A Biographical Dictionary of Women Economists
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A Biographical Dictionary of Women Economists

Edited by Robert W. Dimand, Mary Ann Dimand and Evelyn L. Forget

This major original reference work includes over one hundred specially commissioned articles on the lives and writings of women who made significant contributions to economics. It sheds new light on the rich, but too often neglected, heritage of women’s analysis of economic issues and participation in the discipline of economics. In addition to those who wrote in English, some notable Danish, Dutch, French, German, Greek, Italian, Japanese, Russian and Swedish women economists are included. This book will transform widely-held views about the past role of women in economics, and will stimulate further research in this exciting but underdeveloped field. It is dedicated to the memory of Michèle Pujol, a pioneer in the field.
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Harriet Hardy Taylor Mill

Michèle A. Pujol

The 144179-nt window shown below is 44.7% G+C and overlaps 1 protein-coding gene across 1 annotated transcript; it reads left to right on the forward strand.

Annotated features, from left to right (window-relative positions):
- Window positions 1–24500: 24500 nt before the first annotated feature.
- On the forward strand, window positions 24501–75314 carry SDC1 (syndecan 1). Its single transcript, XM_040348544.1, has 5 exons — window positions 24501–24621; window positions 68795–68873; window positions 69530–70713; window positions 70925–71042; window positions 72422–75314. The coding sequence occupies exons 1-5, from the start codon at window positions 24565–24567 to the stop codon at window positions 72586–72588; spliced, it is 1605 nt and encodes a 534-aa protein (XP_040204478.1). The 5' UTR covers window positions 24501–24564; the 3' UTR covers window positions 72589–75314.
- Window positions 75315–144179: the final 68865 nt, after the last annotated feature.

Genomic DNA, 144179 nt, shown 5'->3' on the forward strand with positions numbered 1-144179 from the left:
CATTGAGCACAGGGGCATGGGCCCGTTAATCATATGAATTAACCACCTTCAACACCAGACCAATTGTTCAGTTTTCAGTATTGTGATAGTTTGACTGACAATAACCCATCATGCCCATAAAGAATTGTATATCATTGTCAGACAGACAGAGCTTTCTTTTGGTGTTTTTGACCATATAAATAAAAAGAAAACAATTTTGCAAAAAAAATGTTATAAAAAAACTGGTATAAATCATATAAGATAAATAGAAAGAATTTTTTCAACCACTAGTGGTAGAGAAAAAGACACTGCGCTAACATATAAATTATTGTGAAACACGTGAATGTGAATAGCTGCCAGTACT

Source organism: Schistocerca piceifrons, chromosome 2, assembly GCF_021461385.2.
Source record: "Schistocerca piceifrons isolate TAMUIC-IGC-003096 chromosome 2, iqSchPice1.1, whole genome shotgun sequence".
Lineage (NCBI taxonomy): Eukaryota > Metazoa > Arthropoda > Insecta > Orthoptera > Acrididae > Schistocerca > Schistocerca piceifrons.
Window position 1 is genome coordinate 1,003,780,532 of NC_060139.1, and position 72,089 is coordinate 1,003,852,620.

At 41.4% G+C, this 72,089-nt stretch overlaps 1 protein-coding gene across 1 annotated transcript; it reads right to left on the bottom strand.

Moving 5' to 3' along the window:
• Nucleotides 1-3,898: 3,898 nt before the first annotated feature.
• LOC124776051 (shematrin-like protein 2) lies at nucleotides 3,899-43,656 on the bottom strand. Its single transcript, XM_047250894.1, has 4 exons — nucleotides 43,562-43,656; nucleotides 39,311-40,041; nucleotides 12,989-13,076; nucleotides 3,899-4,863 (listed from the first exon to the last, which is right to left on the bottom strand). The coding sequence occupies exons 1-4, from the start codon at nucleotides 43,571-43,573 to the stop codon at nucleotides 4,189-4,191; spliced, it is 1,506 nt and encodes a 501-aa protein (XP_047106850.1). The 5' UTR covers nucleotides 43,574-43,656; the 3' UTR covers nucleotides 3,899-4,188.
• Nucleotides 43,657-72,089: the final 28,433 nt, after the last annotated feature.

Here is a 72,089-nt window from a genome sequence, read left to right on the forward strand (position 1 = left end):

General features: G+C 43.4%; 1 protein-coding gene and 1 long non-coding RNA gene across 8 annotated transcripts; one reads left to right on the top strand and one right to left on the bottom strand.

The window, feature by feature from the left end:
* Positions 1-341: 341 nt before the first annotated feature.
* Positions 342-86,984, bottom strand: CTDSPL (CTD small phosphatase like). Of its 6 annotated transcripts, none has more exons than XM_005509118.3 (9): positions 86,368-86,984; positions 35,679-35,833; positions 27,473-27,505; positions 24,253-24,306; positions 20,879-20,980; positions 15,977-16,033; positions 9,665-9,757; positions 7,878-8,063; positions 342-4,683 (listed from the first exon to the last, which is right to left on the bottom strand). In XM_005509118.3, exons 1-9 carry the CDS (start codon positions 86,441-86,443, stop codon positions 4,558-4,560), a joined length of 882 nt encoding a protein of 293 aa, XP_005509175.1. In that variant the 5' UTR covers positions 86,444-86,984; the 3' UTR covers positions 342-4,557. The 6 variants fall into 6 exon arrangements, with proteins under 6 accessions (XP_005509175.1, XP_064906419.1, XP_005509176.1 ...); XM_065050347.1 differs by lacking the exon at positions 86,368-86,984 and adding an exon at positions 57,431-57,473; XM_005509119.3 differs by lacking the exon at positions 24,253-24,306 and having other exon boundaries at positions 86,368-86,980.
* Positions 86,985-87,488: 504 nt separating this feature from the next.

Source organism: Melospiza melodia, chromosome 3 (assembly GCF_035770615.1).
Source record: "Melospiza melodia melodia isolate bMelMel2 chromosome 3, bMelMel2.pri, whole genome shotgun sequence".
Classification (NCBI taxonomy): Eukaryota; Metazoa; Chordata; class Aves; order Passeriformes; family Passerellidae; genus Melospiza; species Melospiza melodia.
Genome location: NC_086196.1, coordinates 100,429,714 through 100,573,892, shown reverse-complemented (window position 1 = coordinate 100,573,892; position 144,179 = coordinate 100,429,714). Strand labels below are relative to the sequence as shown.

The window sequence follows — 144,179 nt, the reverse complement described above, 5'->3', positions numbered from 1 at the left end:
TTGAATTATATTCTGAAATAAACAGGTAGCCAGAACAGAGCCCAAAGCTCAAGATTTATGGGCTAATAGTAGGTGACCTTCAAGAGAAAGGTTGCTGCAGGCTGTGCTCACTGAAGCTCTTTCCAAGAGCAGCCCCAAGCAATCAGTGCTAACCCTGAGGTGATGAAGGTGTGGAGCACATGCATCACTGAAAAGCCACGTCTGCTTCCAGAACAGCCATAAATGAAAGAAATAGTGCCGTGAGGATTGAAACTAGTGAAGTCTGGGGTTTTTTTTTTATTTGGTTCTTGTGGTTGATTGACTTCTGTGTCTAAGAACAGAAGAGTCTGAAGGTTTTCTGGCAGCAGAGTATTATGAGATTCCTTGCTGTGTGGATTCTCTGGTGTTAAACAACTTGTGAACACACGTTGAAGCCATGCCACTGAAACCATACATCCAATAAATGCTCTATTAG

307 Harriet Hardy Taylor Mill (1807–58) Harriet Hardy was the daughter of Thomas Hardy, an austere surgeon whose relative wealth must have meant access to education for his children. She married John Taylor at 18 and became part of the Unitarian Radical group of William J. Fox. She contributed poetry and essays to the Monthly Repository which he edited. Harriet Taylor and John Stuart Mill met in 1830. They developed an intense friendship characterized by intellectual collaboration and a presumably platonic romantic attachment until their marriage in 1851, two years after John Taylor’s death. Their union was short-lived and plagued by Taylor’s ill-health. She died in 1858 while travelling in the south of France. Harriet Taylor’s life and contributions have traditionally been eclipsed by those of John Stuart Mill. Her ideas, when and if mentioned, have been discussed as reflections of or influences on Mill’s rather than in their own right.1 Yet a comparative analysis of Taylor’s and Mill’s writings and a survey of their published correspondence and of the variations in Mill’s published works reveal Taylor as an independent thinker who often held the more radical and insightful views. There are few writings from Harriet Taylor’s hand, and these have not been the object of a ‘collected works’ edition to date. Hayek reprinted a short essay on the tyranny of conformism and public opinion, from the Monthly Repository (Hayek, 1951, pp. 271–9). Her early essay on marriage and divorce, part of an 1832 dialogue with...

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